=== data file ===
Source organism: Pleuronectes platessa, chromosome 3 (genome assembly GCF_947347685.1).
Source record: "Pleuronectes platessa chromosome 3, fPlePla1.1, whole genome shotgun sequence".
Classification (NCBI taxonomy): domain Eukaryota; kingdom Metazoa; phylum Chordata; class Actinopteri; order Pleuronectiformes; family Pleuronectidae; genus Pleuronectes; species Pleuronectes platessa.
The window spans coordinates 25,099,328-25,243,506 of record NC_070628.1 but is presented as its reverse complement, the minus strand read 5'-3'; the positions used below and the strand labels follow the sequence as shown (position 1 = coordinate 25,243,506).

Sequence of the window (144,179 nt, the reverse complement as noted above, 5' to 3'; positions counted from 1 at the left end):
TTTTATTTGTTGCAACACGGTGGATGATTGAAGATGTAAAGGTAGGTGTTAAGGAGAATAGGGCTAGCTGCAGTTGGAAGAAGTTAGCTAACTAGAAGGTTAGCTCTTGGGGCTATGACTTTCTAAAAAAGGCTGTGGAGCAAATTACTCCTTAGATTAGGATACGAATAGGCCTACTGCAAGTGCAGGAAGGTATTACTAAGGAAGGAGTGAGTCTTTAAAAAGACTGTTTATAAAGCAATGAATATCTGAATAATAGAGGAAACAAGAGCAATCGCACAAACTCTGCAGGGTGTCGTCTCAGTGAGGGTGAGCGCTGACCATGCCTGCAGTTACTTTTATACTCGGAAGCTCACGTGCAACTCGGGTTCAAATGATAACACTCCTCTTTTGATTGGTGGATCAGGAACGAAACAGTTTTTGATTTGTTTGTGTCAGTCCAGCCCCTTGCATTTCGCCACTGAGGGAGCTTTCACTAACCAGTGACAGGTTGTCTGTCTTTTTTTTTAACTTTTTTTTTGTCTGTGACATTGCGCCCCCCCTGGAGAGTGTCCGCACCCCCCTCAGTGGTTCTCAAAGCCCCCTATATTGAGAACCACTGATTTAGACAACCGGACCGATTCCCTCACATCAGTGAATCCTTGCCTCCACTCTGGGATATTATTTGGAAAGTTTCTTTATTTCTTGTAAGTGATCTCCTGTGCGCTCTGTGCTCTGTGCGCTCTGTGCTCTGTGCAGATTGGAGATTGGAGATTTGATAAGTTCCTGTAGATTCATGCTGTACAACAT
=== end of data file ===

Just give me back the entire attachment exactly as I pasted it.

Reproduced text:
Source organism: Pleuronectes platessa, chromosome 3 (genome assembly GCF_947347685.1).
Source record: "Pleuronectes platessa chromosome 3, fPlePla1.1, whole genome shotgun sequence".
Classification (NCBI taxonomy): domain Eukaryota; kingdom Metazoa; phylum Chordata; class Actinopteri; order Pleuronectiformes; family Pleuronectidae; genus Pleuronectes; species Pleuronectes platessa.
The window spans coordinates 25,099,328-25,243,506 of record NC_070628.1 but is presented as its reverse complement, the minus strand read 5'-3'; the positions used below and the strand labels follow the sequence as shown (position 1 = coordinate 25,243,506).

Sequence of the window (144,179 nt, the reverse complement as noted above, 5' to 3'; positions counted from 1 at the left end):
TTTTATTTGTTGCAACACGGTGGATGATTGAAGATGTAAAGGTAGGTGTTAAGGAGAATAGGGCTAGCTGCAGTTGGAAGAAGTTAGCTAACTAGAAGGTTAGCTCTTGGGGCTATGACTTTCTAAAAAAGGCTGTGGAGCAAATTACTCCTTAGATTAGGATACGAATAGGCCTACTGCAAGTGCAGGAAGGTATTACTAAGGAAGGAGTGAGTCTTTAAAAAGACTGTTTATAAAGCAATGAATATCTGAATAATAGAGGAAACAAGAGCAATCGCACAAACTCTGCAGGGTGTCGTCTCAGTGAGGGTGAGCGCTGACCATGCCTGCAGTTACTTTTATACTCGGAAGCTCACGTGCAACTCGGGTTCAAATGATAACACTCCTCTTTTGATTGGTGGATCAGGAACGAAACAGTTTTTGATTTGTTTGTGTCAGTCCAGCCCCTTGCATTTCGCCACTGAGGGAGCTTTCACTAACCAGTGACAGGTTGTCTGTCTTTTTTTTTAACTTTTTTTTTGTCTGTGACATTGCGCCCCCCCTGGAGAGTGTCCGCACCCCCCTCAGTGGTTCTCAAAGCCCCCTATATTGAGAACCACTGATTTAGACAACCGGACCGATTCCCTCACATCAGTGAATCCTTGCCTCCACTCTGGGATATTATTTGGAAAGTTTCTTTATTTCTTGTAAGTGATCTCCTGTGCGCTCTGTGCTCTGTGCGCTCTGTGCTCTGTGCAGATTGGAGATTGGAGATTTGATAAGTTCCTGTAGATTCATGCTGTACAACAT